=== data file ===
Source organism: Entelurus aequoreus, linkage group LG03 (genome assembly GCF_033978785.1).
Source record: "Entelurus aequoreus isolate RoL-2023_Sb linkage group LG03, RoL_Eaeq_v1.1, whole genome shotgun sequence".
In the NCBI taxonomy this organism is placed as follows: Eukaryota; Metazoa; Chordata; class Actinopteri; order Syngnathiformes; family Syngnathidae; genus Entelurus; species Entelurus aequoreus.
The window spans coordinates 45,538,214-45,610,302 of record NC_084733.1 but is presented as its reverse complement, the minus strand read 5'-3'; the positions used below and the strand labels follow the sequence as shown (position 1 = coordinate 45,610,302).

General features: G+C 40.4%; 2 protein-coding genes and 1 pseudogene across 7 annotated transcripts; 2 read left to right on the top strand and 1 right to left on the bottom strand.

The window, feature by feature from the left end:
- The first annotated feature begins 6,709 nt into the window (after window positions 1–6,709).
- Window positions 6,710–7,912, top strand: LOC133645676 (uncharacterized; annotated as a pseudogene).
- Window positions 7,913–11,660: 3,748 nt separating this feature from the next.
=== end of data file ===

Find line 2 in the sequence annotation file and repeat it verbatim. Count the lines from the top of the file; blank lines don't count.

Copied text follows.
Source record: "Entelurus aequoreus isolate RoL-2023_Sb linkage group LG03, RoL_Eaeq_v1.1, whole genome shotgun sequence".